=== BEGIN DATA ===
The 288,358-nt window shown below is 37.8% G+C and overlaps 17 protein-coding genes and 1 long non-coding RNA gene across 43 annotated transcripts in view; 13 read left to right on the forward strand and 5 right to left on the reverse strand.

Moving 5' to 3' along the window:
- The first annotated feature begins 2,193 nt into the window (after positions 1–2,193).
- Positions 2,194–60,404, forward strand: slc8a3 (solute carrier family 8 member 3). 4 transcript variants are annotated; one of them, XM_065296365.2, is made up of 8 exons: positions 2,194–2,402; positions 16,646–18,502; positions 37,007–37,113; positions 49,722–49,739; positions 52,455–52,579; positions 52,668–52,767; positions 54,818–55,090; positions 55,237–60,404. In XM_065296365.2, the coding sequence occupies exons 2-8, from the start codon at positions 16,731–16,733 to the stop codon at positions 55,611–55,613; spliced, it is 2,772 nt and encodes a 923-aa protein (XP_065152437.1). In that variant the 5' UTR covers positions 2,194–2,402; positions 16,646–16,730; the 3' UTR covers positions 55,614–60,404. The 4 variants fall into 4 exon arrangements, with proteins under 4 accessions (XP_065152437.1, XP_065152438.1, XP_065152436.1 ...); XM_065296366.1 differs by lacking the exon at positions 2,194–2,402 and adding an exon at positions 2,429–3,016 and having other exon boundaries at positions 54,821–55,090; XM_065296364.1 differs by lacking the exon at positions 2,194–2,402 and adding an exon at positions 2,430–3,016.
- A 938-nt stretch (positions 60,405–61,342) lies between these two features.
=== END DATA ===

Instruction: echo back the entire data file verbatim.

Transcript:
The 288,358-nt window shown below is 37.8% G+C and overlaps 17 protein-coding genes and 1 long non-coding RNA gene across 43 annotated transcripts in view; 13 read left to right on the forward strand and 5 right to left on the reverse strand.

Moving 5' to 3' along the window:
- The first annotated feature begins 2,193 nt into the window (after positions 1–2,193).
- Positions 2,194–60,404, forward strand: slc8a3 (solute carrier family 8 member 3). 4 transcript variants are annotated; one of them, XM_065296365.2, is made up of 8 exons: positions 2,194–2,402; positions 16,646–18,502; positions 37,007–37,113; positions 49,722–49,739; positions 52,455–52,579; positions 52,668–52,767; positions 54,818–55,090; positions 55,237–60,404. In XM_065296365.2, the coding sequence occupies exons 2-8, from the start codon at positions 16,731–16,733 to the stop codon at positions 55,611–55,613; spliced, it is 2,772 nt and encodes a 923-aa protein (XP_065152437.1). In that variant the 5' UTR covers positions 2,194–2,402; positions 16,646–16,730; the 3' UTR covers positions 55,614–60,404. The 4 variants fall into 4 exon arrangements, with proteins under 4 accessions (XP_065152437.1, XP_065152438.1, XP_065152436.1 ...); XM_065296366.1 differs by lacking the exon at positions 2,194–2,402 and adding an exon at positions 2,429–3,016 and having other exon boundaries at positions 54,821–55,090; XM_065296364.1 differs by lacking the exon at positions 2,194–2,402 and adding an exon at positions 2,430–3,016.
- A 938-nt stretch (positions 60,405–61,342) lies between these two features.